The Truth About Fly Ash

The use of fly ash in building materials diverts millions of tons of ash from the landfills each year, increases the constructability and durability of concrete and brick, partially replaces energy-intensive Portland cement, and is recognized by the U.S. Green Building Council’s LEED rating system as a post-industrial recycled material.
On the other hand, environmentalists question whether the industry has enough testing data to conclusively determine that this byproduct of power-producing coal combustion is environmentally safe…..   Read more

from GreenBuilder Magazine.

The EcoSmart Concrete Project: Minimizing the Greenhouse Gas Signature of Concrete

Michel de Spot chair of the EcoSmart Concrete Project presented this paper at the US Green Buildings -USGBC- in Pittsburgh November 2003.

Concrete a material synonymous with strength and longevity is a leading and universal material that is used in all types of construction. However Portland cement a key constituent of concrete has a significant environmental impact: the making of every tonne of clinker the base for Portland cement produces a similar amount of carbon dioxide -CO2- a greenhouse gas as a by-product which is released into the atmosphere.

The EcoSmart™ Concrete Project’s objective is to minimize the greenhouse gas -GHG- signature of concrete by replacing Portland cement with supplementary cementing materials -SCMs- such as fly ash to the greatest extent possible while maintaining or improving cost constructability and performance. The Project is an innovative industry-government partnership that aims to increase awareness of the benefits and challenges of EcoSmart concrete through case studies applied research and communication to the point where the technology becomes common practice. EcoSmart has demonstrated through a number of case studies that replacement levels of 50% are achievable within the parameters of cost constructability and performance particularly when appropriate design methodologies and construction practices are used.

Implementation of this technology in the field is one of the biggest challenges for EcoSmart. The LEED rating system potentially offers an incentive to specifiers to increase the use of SCMs in development projects. However in order for the LEED system to realize this potential it must first recognize the full environmental benefit of SCMs within its credit system.

Presentation Author: Michel de Spot, P.Eng.

Monolith Foundation: Built to Last a 1000 Years

This article details the construction of a temple foundation on the island of Kaua i. The foundation consists of unreinforced concrete monoliths which are required to remain crack-free during their specified 1000 years service life. Because the structure is being erected on a bed of soft clay the concrete foundation will support 2000 tons -1814 metric tons- of stonework without any significant settling and without cracking; otherwise the granite roof beams would separate from the columns and fall. In addition to careful selection of materials and proportions for the concrete mixture including the replacement of a portion of the portland cement with fly ash thermal cracking during construction was controlled by constructing the slabs with one week intervals between the two castings. For the success of the project three items were singled out for special attention by the authors: enthusiastic support from the key personnel involved in construction; strict vigilance of the quality and uniformity of ready-mixed concrete at the time of placement; and extraordinary precautions for proper curing.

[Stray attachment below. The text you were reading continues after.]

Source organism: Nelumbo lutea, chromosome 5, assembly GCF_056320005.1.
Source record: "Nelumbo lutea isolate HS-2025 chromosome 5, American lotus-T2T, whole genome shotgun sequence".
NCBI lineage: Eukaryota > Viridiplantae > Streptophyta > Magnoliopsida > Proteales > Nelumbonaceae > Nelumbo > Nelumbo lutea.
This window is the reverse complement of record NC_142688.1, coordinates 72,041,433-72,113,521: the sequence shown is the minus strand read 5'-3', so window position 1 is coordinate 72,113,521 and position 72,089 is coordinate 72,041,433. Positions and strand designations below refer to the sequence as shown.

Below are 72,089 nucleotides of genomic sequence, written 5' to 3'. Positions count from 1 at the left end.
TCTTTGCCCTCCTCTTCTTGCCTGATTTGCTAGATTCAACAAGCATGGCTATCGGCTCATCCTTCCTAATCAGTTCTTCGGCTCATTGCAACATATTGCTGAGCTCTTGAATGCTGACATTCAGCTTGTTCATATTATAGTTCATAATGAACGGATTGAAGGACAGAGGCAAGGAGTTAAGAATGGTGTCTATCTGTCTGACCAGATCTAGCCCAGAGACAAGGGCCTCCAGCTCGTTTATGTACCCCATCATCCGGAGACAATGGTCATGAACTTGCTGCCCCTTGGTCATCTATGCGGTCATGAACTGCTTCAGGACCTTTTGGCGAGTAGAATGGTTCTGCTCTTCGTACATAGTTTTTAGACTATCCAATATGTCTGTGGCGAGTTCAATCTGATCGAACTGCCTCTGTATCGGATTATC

Technical Report Author: P. K. Mehta, W.S. Langley

Heavily Reinforced Shearwalls and Mass Foundations Built With Green Concrete

The seismic retrofit of Barker Hall a six-story 40-year-old concrete building on the University of California Campus in Berkeley required the construction of a concrete belt foundation with bonded post-tensioned -PT- tendons at the top and bottom. The belt foundation supports the new exterior shearwalls and collector beams that strengthen the structure. The shearwalls are heavily reinforced and serve as the exposed facade of the building. A strong committment to green building prompted the structural designer to specify high volume fly ash concrete -HVFA- requiring at least 50% replacement of cement by fly ash. The article contains a description of the materials mixture proportions construction practices and properties of the HVFA concrete used for Barker Hall s foundations and shearwalls. The experience with HVFA concrete at Barker Hall was very positive. Mixture proportion formulation followed by field trial proved to be invaluable in developing HVFA concrete mixtures that met the designer s criteria and expectations and were also accepted by the contractor.

Technical Report Author: P. K. Mehta, Dushyant Manmohan

Advancements in Concrete Technology

In terms of advancements in concrete technology the driving forces have been durability and speed of construction. However the environmental impact of construction materials is becoming an increasingly important driver. In this paper Mehta evaluates concrete technologies using the criteria of construction speed durability and environmental impact. One of the technologies he examines is high volume fly ash and slag concrete particularly in terms of their use in structural concretes roller compacted concrete dams concrete pavement for highways and base courses and embankments.

Technical Report Author: P. K. Mehta